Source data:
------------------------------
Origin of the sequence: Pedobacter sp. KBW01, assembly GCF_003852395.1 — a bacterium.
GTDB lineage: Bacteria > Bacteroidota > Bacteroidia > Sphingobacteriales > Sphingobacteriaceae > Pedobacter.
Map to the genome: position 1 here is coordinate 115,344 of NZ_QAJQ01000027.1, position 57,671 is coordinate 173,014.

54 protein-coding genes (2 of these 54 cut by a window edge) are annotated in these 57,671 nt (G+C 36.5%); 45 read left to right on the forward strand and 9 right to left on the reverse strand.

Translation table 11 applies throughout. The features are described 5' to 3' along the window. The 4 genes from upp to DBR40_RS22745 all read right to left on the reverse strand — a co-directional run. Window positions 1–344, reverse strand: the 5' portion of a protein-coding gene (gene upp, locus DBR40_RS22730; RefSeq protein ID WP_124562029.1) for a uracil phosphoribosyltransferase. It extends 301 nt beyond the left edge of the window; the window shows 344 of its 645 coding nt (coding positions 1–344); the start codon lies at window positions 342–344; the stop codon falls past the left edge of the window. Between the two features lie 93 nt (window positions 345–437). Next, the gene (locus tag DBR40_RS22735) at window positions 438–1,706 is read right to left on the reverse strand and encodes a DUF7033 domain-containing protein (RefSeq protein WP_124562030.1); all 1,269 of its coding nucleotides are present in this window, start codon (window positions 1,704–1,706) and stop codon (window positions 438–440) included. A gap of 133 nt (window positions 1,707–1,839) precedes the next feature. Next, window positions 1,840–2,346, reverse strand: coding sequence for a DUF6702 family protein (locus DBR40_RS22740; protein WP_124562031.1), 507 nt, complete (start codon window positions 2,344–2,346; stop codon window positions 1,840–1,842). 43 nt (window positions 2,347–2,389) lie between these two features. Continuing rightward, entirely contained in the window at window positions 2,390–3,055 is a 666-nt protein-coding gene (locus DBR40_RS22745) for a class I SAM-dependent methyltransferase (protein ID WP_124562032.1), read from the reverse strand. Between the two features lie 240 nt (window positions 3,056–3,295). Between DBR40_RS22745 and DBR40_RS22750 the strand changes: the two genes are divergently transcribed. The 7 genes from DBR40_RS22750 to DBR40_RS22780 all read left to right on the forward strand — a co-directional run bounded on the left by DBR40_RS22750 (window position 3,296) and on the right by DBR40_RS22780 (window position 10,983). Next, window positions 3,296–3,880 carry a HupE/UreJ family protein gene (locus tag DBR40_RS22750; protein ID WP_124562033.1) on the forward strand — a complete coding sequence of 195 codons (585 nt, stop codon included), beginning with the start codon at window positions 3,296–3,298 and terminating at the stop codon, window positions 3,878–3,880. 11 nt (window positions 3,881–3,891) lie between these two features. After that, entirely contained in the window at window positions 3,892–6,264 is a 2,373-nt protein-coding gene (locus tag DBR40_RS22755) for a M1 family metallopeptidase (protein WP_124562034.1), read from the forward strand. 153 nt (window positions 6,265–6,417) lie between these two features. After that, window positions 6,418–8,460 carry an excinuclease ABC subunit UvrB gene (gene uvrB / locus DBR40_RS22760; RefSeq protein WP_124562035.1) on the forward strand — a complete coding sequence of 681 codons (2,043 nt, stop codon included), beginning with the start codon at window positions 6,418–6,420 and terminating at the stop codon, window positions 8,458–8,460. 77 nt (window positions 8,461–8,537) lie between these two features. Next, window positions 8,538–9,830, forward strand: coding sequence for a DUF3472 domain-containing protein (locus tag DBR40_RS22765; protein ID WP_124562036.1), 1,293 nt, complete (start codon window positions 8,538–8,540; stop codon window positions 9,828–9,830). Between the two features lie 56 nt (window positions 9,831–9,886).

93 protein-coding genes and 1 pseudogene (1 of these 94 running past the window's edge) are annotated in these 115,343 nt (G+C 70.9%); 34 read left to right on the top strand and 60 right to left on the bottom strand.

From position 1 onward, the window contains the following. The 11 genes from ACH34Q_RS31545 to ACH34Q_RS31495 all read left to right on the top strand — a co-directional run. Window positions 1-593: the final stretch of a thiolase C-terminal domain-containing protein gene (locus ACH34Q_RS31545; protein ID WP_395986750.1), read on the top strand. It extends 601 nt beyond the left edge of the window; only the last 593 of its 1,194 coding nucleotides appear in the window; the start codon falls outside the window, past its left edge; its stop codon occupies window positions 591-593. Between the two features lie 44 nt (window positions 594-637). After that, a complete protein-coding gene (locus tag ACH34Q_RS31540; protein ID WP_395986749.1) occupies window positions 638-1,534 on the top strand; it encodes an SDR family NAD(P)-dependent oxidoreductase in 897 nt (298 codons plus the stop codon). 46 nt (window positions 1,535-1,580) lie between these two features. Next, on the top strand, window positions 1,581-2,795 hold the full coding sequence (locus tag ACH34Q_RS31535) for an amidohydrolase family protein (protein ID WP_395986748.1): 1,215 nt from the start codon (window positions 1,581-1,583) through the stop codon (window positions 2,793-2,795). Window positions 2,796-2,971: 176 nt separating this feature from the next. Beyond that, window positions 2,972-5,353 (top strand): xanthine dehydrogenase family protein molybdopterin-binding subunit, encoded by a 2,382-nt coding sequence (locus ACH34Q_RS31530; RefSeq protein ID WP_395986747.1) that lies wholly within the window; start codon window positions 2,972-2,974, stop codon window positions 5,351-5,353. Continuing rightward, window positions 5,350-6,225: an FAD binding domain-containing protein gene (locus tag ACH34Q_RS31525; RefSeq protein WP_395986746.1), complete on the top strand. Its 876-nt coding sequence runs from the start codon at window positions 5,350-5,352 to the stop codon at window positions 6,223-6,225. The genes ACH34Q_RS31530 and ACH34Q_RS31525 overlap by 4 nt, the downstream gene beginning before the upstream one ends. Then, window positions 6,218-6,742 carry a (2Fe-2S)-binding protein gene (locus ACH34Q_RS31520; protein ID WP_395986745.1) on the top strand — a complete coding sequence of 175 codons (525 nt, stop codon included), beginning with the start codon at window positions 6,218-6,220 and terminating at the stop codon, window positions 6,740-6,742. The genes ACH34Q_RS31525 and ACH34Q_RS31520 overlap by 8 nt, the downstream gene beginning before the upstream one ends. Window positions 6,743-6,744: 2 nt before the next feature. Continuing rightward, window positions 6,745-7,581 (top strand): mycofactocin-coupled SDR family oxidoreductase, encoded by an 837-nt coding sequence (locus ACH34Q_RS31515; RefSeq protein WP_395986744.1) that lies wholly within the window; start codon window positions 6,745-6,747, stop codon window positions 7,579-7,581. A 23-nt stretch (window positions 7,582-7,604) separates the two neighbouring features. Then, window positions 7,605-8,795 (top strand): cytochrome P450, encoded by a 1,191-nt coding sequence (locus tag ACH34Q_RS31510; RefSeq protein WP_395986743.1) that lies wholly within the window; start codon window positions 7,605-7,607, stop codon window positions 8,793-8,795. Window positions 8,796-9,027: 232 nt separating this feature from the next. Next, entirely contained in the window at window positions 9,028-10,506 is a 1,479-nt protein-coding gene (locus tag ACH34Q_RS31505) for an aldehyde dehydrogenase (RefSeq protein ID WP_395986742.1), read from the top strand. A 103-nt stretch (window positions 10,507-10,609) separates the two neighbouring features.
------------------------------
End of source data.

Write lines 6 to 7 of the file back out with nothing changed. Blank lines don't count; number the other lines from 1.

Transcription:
93 protein-coding genes and 1 pseudogene (1 of these 94 running past the window's edge) are annotated in these 115,343 nt (G+C 70.9%); 34 read left to right on the top strand and 60 right to left on the bottom strand.

From position 1 onward, the window contains the following. The 11 genes from ACH34Q_RS31545 to ACH34Q_RS31495 all read left to right on the top strand — a co-directional run. Window positions 1-593: the final stretch of a thiolase C-terminal domain-containing protein gene (locus ACH34Q_RS31545; protein ID WP_395986750.1), read on the top strand. It extends 601 nt beyond the left edge of the window; only the last 593 of its 1,194 coding nucleotides appear in the window; the start codon falls outside the window, past its left edge; its stop codon occupies window positions 591-593. Between the two features lie 44 nt (window positions 594-637). After that, a complete protein-coding gene (locus tag ACH34Q_RS31540; protein ID WP_395986749.1) occupies window positions 638-1,534 on the top strand; it encodes an SDR family NAD(P)-dependent oxidoreductase in 897 nt (298 codons plus the stop codon). 46 nt (window positions 1,535-1,580) lie between these two features. Next, on the top strand, window positions 1,581-2,795 hold the full coding sequence (locus tag ACH34Q_RS31535) for an amidohydrolase family protein (protein ID WP_395986748.1): 1,215 nt from the start codon (window positions 1,581-1,583) through the stop codon (window positions 2,793-2,795). Window positions 2,796-2,971: 176 nt separating this feature from the next. Beyond that, window positions 2,972-5,353 (top strand): xanthine dehydrogenase family protein molybdopterin-binding subunit, encoded by a 2,382-nt coding sequence (locus ACH34Q_RS31530; RefSeq protein ID WP_395986747.1) that lies wholly within the window; start codon window positions 2,972-2,974, stop codon window positions 5,351-5,353. Continuing rightward, window positions 5,350-6,225: an FAD binding domain-containing protein gene (locus tag ACH34Q_RS31525; RefSeq protein WP_395986746.1), complete on the top strand. Its 876-nt coding sequence runs from the start codon at window positions 5,350-5,352 to the stop codon at window positions 6,223-6,225. The genes ACH34Q_RS31530 and ACH34Q_RS31525 overlap by 4 nt, the downstream gene beginning before the upstream one ends. Then, window positions 6,218-6,742 carry a (2Fe-2S)-binding protein gene (locus ACH34Q_RS31520; protein ID WP_395986745.1) on the top strand — a complete coding sequence of 175 codons (525 nt, stop codon included), beginning with the start codon at window positions 6,218-6,220 and terminating at the stop codon, window positions 6,740-6,742. The genes ACH34Q_RS31525 and ACH34Q_RS31520 overlap by 8 nt, the downstream gene beginning before the upstream one ends. Window positions 6,743-6,744: 2 nt before the next feature. Continuing rightward, window positions 6,745-7,581 (top strand): mycofactocin-coupled SDR family oxidoreductase, encoded by an 837-nt coding sequence (locus ACH34Q_RS31515; RefSeq protein WP_395986744.1) that lies wholly within the window; start codon window positions 6,745-6,747, stop codon window positions 7,579-7,581. A 23-nt stretch (window positions 7,582-7,604) separates the two neighbouring features. Then, window positions 7,605-8,795 (top strand): cytochrome P450, encoded by a 1,191-nt coding sequence (locus tag ACH34Q_RS31510; RefSeq protein WP_395986743.1) that lies wholly within the window; start codon window positions 7,605-7,607, stop codon window positions 8,793-8,795. Window positions 8,796-9,027: 232 nt separating this feature from the next. Next, entirely contained in the window at window positions 9,028-10,506 is a 1,479-nt protein-coding gene (locus tag ACH34Q_RS31505) for an aldehyde dehydrogenase (RefSeq protein ID WP_395986742.1), read from the top strand. A 103-nt stretch (window positions 10,507-10,609) separates the two neighbouring features.